Chol Ha’moed Sukkot – A thought for the week by Michael Lewis

We are now part way through Sukkot also known as Chag HaAsif (the Festival of Ingathering). Sukkot is also called “The Chag” stressing its importance: being one of the 3 pilgrim festivals (Pesach, Shavuot and Sukkot). The present day Sukkah developed in its present form after the loss of the Temple and the loss of those joyous celebrations based in Jerusalem.

In the Sedra this week we read the events at Sinai where we were instructed

And you shall make for yourself a Festival of Weeks, the first of the wheat harvest, and the festival of the ingathering, at the turn of the year

Sukkot ties us tightly to the land wherever we may have settled. It reminds us of our dependence on the seasons. The Lulav, the Etrog and the plea for rain remind us of those joys and our continuing relationship to the Land of Israel. Living in a Sukkah reminds us of impermanence and fragility in our lives wherever we are.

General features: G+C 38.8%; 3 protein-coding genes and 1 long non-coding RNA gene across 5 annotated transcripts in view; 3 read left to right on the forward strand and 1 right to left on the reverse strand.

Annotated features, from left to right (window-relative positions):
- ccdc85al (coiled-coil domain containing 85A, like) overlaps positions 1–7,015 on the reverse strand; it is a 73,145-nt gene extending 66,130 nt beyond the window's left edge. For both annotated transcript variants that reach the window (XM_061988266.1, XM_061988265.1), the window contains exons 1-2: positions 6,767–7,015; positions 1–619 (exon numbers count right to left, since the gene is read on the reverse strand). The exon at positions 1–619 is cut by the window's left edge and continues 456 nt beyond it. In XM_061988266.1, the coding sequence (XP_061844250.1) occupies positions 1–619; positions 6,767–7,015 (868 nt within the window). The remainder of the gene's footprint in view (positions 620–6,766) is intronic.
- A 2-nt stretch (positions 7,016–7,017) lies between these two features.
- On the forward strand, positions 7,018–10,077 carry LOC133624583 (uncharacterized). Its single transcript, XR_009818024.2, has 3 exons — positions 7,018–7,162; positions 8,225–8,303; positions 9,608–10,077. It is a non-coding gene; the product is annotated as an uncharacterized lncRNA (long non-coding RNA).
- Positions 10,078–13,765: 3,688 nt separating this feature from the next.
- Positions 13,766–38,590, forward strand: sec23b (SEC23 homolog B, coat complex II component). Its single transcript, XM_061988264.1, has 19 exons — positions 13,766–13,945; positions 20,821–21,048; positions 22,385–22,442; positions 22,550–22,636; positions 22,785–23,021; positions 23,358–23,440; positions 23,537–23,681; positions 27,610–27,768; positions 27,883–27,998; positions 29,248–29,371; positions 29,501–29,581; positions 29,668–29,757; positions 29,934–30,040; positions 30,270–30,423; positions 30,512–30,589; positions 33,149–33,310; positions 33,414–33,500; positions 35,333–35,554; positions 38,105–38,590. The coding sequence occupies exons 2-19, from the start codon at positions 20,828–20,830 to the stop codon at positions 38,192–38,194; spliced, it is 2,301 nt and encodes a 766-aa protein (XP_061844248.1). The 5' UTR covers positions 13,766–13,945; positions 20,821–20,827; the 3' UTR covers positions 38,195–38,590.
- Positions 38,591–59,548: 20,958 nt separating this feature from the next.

We read Kohelet (Ecclesiastes), one of the 5 Megillot read on Festival holidays. (We read Esther on Purim, Eichah on Tish B’Av, Shir Ha Shirim at Pesach and Ruth on Shavuot). There is no formal obligation to read Kohelet but by the 13th century CE it was in the liturgy in Provence. Rashi took the view that Kohelet referred to Solomon and the Hakhel (reading the Torah every seven years).

Rabbis argued over the Book and its philosophy but the power of the words remain. Most of us will have heard and remembered passages from Kohelet; each in his or her own way

To every thing there is a season and a time to every purpose under heaven

Vanity of Vanities - all is vanity

The dust shall return to the Earth

There is nothing new under the sun.

We are about to recommence the re-reading of the Torah but there will be something new. Our own perceptions will have changed from last year. Each of us will be reading with new eyes based on our ongoing experiences. We will, each in his or her own way, react accordingly.

As Rabbi Jonathan Sacks pointed out

No small people are more diverse, ethnically, culturally, attitudinally and religiously than the Jews – and the more religious, the more diverse.

However we change, whatever direction we follow, the last words of Kohelet still stand

Fear God and keep his commandments - for this is the whole duty of man
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